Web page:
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Legendary Chicago Bull Michael Jordan served up a side of super nice at C Chicago, the city’s new and hip seafood eatery Sunday night. | Sun-Times file photo

Sneed: Michael Jordan’s night out

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A plate of MJ …

Legendary Chicago Bull Michael Jordan served up a side of super nice at C Chicago, the city’s new and hip seafood eaterySundaynight.

Jordan, who has kept it low-key since fighting began in an endorsement infringement case at the federal courthouse last week, sent eatery patrons into overdrive when he showed up in a front-row seat.

“Celebrities usually request private rooms at odd hours,” said C Chicago owner David Flom.

“But not Michael Jordan. He didn’t want a private dining room. His manager called earlier in the day and ordered up a window seat in full view of everybody,” Flom added.

OPINION

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Minus security, Jordan arrived in a casual white linen shirt looking like he had just stepped off a yacht — and dined with his gorjus wife, Yvette Prieto, and three other couples.

His server, Nathan Haadsma, 28, told Sneed: “I have been so in awe of Jordan’s legacy, I am the proud owner of all 75 pairs of Air Jordan shoes.

“I have them all,” he said. “They are all in my closet. I can even rattle off all their names.

“I told (Jordan) he has been my childhood idol. I was stunned to find out how humble he was, despite his extraordinary fame, while I was waiting on his table,” said Haadsma.

“His smile was genuine and just the way he talked to me, super nice and not belittling at all, was surprising to me. He could have been just the opposite like some celebrities can be. But he really knew his wine.”

Jordan ordered up several bottles of uber-expensive French Burgundy, shellfish bouquet appetizers and Dover sole and crab entrees.

When the check came, Jordan reached for the bill.

How much was the tab? It’s safe to say it slipped easily into the four-figure range — and the tip was 20 percent.

“Michael Jordan was the perfect person to wait on, and the fact he chose to pose with me for a picture was over the top,” said Haadsma.

“It was better than an autograph. And you can bet I’m going to spend some of the tip he gave me to buy a new pair of Air Jordan shoes … the low tops.”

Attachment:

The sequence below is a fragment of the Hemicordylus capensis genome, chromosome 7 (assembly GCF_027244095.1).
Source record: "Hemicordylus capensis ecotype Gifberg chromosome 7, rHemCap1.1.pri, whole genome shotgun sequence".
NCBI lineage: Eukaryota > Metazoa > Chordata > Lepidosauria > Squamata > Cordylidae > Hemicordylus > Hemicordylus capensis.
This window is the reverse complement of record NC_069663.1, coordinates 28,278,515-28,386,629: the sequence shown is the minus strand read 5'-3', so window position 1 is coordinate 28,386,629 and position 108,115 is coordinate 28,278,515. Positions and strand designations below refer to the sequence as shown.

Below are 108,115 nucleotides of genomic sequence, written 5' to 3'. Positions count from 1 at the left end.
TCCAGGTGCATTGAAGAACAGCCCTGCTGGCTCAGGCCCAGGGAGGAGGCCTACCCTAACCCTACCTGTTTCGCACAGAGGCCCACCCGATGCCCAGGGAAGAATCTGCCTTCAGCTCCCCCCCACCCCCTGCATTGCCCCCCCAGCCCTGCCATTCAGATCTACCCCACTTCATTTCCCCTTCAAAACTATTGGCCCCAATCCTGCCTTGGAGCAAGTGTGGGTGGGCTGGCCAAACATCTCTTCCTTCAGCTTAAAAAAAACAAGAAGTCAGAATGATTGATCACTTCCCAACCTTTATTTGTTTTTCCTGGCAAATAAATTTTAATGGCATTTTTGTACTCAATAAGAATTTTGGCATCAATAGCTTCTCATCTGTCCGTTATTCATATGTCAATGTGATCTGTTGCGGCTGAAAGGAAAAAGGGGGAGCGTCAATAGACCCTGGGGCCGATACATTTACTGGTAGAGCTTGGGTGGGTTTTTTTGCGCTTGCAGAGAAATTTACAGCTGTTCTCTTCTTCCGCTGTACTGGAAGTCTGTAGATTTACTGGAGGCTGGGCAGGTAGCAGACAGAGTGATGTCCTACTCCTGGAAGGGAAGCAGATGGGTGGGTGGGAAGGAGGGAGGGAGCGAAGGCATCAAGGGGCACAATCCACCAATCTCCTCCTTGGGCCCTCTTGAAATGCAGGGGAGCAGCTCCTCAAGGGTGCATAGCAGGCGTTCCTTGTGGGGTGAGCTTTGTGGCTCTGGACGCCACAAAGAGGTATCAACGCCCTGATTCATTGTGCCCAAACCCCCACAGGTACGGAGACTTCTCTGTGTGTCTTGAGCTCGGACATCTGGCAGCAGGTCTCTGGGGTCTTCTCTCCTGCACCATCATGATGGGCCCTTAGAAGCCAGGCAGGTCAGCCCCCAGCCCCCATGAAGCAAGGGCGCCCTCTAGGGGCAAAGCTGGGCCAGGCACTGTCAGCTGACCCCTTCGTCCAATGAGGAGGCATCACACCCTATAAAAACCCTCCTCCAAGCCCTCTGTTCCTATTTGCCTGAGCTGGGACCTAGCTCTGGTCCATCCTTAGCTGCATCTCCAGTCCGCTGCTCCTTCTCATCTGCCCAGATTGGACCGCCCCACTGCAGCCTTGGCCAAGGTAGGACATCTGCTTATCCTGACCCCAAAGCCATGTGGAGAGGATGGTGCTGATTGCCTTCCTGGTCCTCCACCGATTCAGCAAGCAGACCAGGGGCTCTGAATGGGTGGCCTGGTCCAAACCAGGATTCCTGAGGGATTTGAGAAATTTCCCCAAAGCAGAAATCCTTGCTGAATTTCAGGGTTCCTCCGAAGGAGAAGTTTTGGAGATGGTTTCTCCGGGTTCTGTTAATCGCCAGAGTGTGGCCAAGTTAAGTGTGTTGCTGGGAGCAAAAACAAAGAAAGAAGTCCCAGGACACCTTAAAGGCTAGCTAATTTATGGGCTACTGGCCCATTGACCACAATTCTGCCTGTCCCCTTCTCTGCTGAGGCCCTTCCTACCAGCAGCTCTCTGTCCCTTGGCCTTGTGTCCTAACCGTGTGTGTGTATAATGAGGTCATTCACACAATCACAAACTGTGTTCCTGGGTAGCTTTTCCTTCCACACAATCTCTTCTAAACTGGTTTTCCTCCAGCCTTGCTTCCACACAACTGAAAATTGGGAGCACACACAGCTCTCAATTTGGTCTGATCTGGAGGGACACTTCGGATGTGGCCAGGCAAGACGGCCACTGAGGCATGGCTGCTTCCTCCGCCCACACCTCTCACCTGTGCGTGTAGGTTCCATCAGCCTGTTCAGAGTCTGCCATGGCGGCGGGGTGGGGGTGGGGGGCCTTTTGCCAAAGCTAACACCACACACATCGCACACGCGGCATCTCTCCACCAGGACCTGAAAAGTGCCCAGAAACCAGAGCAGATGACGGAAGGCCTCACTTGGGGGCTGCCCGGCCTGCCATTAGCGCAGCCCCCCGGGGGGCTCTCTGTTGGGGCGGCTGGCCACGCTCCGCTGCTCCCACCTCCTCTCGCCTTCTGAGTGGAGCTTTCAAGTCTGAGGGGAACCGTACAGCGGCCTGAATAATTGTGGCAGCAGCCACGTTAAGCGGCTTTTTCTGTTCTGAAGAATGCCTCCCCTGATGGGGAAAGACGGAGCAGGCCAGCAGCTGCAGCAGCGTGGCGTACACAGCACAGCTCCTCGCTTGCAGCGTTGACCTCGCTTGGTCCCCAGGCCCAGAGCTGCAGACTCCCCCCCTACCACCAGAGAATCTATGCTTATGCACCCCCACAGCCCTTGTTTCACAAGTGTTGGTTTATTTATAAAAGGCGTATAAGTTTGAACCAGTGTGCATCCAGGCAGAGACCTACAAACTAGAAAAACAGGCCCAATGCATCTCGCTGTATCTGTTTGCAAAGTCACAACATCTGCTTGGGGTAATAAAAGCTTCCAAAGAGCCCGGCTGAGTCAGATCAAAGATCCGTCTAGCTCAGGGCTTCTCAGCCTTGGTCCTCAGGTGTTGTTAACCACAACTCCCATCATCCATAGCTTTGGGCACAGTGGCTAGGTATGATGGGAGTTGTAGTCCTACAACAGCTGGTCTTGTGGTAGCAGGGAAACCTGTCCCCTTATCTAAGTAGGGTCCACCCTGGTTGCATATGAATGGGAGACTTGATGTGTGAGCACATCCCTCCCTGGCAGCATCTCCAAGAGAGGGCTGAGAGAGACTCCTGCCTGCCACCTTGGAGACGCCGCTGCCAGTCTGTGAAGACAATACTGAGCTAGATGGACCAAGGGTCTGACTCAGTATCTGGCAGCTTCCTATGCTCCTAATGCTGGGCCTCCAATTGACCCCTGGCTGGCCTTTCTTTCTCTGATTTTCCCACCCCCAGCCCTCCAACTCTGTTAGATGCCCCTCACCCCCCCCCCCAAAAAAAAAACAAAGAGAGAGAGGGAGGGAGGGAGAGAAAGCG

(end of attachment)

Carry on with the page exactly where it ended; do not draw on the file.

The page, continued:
Amen.

Trump ’em …

The cookie sheet: Does Chicago have the specter of a cookie crisis on its hands?

• To wit: Not only is the legendary Maurice Lenell cookie going to disappear soon, but GOP presidential hopeful Donald Trump, who showed up for jury duty in New York onMonday, told prospective jurors he had heard that the Nabisco company might pull up stakes in Chicago and set up shop in Mexico.

• The end result: It might force the Donald to boycott certain cookies. “No more Oreos for Trump,” he said … according to a report in the New York Times.

Hey! Hey!

The city of Chicago is honoring Dutchie Caray, the first lady of Chicago baseball, onThursdayby renaming East Pearson Street between North Michigan Avenue and Mies van der Rohe Way as “Honorary Dutchie Caray Way.”

• Backshot: Newly elected Ald. Brian Hopkins (2nd) wanted his very first honorary street designation to be for Dutchie, who turns 86Saturday. She and her late hubby, the legendary announcer Harry Caray, lived there since buying a condo on Pearson Street in 1992.

The Rosie file …

It’s riveting for Rosie, again.

• Translation: The illuminated sign bearing the first name of Rosie Colucci, which twinkles atop the Novak Construction Co. next to the Kennedy Expressway near West Addison Street, is back again.

The firm’s owner, John Novak, decided to resurrect the sign in honor of Rosie’s 11th birthday on Aug. 2.

Rosie, who is battling brain cancer, originally reached out to Novak after she spotted the lights while traveling to Lurie Children’s Hospital downtown. Rosie is still receiving chemo to deal with two tumors.

Rosie also asked Novak Construction to display a gold ribbon and the word “HOPE” in gold for September in honor of National Childhood Cancer Awareness Month. She’s raising the money for those lights herself, at GoGoldChicago.com.

Sneedlings …

Wednesday’s birthdays: Former President Bill Clinton, 69; John Stamos, 52, and Kyra Sedgwick, 50.

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